It’s what we do; it’s who we are. Indeed, our willingness and ability to endure is one of the things that makes us Christians:
- “You will be hated by everyone because of my name. But the one who endures to the end will be saved” (Matthew 10:22).
- “…if we endure, we will also reign with him; if we deny him, he will also deny us” (2 Timothy 2:12).
- “Blessed is the one who endures trials, because when he has stood the test he will receive the crown of life that God has promised to those who love him” (James 1:12).
Endurance is one of the ways our faith is shown to be true and real—the very fact that we are still in the faith, still moving forward, still believing. It is a very true and sobering statement, then, to say it both ways:
Those who endure are Christians. Christians are those who endure.
This is certainly relevant now, when enduring is what we are doing. Not many of us are thriving; not many of us are charging forward; but a great many of us are persevering. We are enduring in the midst of contention, strife, disease, confusion, anxiety, and doubt.
But our endurance, as Christians, is not only for our own sake. We also must endure for the sake of the world around us. Why might that be?
It’s because of the simple fact that what we are collectively experiencing right now, whether Christian or non-Christian, is a great tearing down. It’s a great upheaval of most everything we had previously put our hope and confidence in. One by one, these false gods of security have been toppled.
No longer can we rest in the stability of governments, of health, of a financial system, of an accustomed to way of life. No longer can we count on the security of a well-established routine, the constant presence of distracting entertainment, or of a return to the way things once were. All these and more have fallen before our very eyes. It is, at least for me, the most vivid experience of Psalm 82:5:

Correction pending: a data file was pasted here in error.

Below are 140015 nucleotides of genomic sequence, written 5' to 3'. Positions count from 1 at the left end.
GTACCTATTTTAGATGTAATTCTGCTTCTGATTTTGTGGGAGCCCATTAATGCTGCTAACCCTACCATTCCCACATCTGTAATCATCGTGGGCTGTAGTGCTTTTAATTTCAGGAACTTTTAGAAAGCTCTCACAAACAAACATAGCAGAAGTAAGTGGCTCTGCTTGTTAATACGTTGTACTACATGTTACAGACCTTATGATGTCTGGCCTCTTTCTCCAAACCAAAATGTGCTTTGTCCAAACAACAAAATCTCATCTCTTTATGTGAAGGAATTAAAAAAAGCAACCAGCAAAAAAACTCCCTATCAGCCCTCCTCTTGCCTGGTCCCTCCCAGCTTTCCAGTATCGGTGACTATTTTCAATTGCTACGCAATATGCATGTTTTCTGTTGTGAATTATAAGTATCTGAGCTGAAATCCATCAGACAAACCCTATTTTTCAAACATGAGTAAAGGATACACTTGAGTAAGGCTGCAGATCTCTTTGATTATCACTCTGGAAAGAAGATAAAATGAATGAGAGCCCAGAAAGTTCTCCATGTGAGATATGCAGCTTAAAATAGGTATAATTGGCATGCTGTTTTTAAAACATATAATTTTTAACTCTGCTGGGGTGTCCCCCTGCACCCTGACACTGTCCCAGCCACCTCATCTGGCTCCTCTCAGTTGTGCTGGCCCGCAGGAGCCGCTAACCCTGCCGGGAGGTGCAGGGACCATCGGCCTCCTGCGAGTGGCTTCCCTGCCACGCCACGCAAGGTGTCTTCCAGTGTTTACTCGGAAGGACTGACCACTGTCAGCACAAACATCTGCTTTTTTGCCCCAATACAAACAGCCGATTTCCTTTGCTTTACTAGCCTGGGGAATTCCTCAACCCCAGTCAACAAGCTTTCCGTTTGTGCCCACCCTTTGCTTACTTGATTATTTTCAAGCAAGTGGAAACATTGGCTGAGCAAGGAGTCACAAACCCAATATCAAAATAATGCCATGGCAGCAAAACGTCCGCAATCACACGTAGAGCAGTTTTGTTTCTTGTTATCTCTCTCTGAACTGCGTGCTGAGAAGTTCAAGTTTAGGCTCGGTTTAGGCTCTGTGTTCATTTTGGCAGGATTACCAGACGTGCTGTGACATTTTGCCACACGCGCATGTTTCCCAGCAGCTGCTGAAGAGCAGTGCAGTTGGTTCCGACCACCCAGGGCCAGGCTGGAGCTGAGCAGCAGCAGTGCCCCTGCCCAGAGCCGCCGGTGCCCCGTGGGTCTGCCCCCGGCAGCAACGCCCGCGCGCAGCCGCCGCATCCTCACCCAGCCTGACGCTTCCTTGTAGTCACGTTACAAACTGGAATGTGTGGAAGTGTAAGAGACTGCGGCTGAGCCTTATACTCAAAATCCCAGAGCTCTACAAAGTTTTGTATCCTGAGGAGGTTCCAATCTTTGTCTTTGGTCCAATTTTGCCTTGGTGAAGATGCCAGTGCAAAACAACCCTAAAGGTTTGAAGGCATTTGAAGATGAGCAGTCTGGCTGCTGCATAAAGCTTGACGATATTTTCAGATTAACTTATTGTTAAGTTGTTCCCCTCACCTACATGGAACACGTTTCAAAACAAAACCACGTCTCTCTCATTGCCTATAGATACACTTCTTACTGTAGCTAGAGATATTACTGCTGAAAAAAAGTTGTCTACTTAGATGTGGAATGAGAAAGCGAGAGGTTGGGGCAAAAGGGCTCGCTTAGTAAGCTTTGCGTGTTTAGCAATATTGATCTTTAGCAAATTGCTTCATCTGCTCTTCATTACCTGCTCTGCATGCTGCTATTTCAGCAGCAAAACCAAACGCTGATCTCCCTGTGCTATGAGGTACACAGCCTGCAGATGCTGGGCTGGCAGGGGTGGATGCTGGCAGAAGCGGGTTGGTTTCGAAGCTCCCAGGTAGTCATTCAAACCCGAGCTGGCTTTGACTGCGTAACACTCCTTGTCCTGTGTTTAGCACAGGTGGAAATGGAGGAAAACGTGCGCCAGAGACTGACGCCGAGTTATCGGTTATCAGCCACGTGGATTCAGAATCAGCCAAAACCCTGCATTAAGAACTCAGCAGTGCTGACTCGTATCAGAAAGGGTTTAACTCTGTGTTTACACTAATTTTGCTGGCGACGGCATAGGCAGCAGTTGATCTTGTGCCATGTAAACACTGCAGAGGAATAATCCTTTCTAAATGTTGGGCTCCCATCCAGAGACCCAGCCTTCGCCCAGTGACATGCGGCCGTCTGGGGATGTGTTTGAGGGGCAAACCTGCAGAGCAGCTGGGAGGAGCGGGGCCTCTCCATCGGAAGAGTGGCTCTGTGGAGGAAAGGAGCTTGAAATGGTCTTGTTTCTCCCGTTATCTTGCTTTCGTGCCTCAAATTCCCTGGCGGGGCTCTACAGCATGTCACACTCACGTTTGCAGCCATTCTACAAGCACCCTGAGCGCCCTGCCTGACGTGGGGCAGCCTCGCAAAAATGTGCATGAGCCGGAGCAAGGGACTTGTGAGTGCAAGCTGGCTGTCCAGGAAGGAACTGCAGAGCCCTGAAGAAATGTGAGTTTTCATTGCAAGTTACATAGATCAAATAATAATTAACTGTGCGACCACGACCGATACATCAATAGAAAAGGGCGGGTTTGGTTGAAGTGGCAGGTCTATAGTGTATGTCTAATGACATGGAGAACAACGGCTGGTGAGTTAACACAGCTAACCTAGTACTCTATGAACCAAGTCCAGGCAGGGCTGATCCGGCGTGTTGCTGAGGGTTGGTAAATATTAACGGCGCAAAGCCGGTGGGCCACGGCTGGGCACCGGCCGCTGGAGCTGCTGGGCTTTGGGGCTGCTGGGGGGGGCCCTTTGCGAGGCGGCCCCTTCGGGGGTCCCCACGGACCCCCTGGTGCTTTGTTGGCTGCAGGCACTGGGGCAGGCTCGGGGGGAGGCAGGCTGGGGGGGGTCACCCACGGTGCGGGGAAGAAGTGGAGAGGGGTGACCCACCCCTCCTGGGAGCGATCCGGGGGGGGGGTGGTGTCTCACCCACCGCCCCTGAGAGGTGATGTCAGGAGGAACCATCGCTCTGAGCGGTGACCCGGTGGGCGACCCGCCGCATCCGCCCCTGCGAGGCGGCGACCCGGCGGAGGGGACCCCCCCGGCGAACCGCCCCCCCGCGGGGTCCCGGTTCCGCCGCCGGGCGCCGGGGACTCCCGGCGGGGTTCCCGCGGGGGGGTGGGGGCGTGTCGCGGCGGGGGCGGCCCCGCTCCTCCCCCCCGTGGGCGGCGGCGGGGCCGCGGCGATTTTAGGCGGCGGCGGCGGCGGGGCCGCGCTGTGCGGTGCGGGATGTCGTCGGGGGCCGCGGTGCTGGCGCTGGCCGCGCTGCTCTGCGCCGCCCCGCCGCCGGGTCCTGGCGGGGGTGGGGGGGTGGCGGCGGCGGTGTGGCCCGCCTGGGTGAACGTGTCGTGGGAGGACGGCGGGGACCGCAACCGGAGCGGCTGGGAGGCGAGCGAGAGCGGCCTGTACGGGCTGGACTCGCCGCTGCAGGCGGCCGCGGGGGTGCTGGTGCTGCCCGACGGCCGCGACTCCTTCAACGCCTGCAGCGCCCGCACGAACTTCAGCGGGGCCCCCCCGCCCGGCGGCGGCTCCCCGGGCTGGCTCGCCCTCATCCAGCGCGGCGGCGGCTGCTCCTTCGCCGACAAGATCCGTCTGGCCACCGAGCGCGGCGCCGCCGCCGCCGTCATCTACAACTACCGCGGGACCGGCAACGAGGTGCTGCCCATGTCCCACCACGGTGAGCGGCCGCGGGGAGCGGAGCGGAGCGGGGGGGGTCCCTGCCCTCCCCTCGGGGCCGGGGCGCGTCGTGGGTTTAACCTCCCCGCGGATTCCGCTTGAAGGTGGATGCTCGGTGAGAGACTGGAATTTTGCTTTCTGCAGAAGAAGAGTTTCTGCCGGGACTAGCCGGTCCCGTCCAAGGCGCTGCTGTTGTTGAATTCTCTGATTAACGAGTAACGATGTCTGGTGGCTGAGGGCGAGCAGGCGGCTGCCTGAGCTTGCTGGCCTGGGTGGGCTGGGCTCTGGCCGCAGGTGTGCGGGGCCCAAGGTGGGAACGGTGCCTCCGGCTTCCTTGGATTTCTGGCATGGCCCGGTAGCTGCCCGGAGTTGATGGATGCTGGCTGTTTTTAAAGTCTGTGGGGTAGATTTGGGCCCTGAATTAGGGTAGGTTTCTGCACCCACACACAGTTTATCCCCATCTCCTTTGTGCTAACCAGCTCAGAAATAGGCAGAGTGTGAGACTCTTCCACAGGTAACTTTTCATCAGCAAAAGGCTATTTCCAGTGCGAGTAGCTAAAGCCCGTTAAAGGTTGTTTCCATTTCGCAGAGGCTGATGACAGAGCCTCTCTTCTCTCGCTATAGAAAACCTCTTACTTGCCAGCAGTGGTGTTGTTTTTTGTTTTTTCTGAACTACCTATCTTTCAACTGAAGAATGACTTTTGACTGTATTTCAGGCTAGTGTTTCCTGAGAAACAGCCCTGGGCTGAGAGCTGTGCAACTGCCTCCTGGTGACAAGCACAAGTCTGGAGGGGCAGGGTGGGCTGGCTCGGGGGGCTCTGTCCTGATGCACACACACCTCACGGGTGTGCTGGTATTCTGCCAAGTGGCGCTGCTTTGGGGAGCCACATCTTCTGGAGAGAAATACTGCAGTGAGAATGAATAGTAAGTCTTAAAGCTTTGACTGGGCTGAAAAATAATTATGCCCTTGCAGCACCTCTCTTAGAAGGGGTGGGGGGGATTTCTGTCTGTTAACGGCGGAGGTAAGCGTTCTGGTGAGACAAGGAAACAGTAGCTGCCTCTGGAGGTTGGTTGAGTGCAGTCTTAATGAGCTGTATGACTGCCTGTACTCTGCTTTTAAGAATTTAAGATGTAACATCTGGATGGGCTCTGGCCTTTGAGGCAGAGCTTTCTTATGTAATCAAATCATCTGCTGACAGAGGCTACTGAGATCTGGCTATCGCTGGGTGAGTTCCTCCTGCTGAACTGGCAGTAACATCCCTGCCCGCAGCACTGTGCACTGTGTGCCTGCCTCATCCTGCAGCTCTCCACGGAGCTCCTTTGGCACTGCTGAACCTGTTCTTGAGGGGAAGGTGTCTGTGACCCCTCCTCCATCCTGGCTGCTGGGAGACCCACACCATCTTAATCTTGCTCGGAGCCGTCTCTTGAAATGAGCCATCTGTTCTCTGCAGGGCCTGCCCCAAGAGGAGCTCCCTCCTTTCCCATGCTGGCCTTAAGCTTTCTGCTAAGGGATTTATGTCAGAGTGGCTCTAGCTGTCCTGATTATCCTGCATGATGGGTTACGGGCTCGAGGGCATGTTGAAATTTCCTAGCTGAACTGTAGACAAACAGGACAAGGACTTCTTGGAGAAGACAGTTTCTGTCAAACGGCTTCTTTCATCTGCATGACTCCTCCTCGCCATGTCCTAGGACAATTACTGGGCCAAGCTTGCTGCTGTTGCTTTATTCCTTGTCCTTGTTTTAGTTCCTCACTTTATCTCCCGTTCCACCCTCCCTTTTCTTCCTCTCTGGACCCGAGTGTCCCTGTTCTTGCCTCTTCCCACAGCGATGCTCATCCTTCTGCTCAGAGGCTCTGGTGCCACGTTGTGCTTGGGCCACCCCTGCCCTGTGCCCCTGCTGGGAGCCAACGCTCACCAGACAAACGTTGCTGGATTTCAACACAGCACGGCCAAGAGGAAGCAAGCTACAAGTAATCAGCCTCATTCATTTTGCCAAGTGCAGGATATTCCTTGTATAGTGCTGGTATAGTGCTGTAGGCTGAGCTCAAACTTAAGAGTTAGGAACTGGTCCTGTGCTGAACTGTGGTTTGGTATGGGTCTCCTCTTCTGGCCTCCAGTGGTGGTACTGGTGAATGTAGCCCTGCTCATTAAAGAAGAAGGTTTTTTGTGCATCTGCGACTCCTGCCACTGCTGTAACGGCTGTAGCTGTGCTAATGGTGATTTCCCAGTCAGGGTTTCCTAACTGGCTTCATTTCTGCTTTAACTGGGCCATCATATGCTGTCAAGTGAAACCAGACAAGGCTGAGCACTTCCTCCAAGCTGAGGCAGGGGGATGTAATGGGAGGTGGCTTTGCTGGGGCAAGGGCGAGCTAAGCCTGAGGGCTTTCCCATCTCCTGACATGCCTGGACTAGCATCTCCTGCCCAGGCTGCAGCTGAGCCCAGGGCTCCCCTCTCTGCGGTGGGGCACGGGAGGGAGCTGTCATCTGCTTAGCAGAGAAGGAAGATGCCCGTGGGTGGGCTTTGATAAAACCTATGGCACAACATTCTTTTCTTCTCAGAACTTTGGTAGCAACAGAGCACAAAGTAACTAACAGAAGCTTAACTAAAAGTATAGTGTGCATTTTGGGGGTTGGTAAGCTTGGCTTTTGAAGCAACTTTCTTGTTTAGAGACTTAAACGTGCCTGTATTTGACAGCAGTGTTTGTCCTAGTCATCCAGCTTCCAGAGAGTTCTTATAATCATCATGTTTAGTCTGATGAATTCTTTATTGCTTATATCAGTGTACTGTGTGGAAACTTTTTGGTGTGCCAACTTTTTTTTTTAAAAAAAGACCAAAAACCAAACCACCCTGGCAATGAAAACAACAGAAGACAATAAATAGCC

“They do not know or understand;
they wander in darkness.
All the foundations of the earth are shaken.”
It certainly feels like the foundations of the earth have been shaken and turned upside down. And as a result, those who have rested their hopes in the foundations of the earth—in all of the man-made stability—are left to question everything. To doubt everything. To re-evaluate everything. And as it happens, they wander around in darkness, not understanding where to turn. This is precisely why Christians must endure.
We must endure so that those who wander in darkness will have somewhere to go.
Here, then, is also the opportunity before us as believers. If we endure, then not only will our faith be shown real and valid; if we endure, then those who wander in darkness will have somewhere to turn. In the rubble of the destroyed sources of security stands the certainty of the Lord God and His Son, Jesus Christ. Here, again, we turn to the psalmist:
“God is our refuge and strength,
a helper who is always found
in times of trouble.
Therefore we will not be afraid,
though the earth trembles
and the mountains topple
into the depths of the seas,
though its water roars and foams
and the mountains quake with its turmoil” (Psalm 46:1-3).
What does the passage say? The earth is trembling? The mountains are toppling? The very foundations of the earth moving? Yes, this is what we see. It’s what we feel. But in the midst of it all, God is our refuge and strength. And He can be the refuge and strength of any who come. As Christians, we hold out this invitation not only with our words, but with our lives which have also been shaken and yet they have not fallen. We have been bruised but not broken. We yet stand on the firm foundation.
Because the foundation endures, we also endure.
Christians must endure. We must endure not only for our own sake but for the sake of the world around us.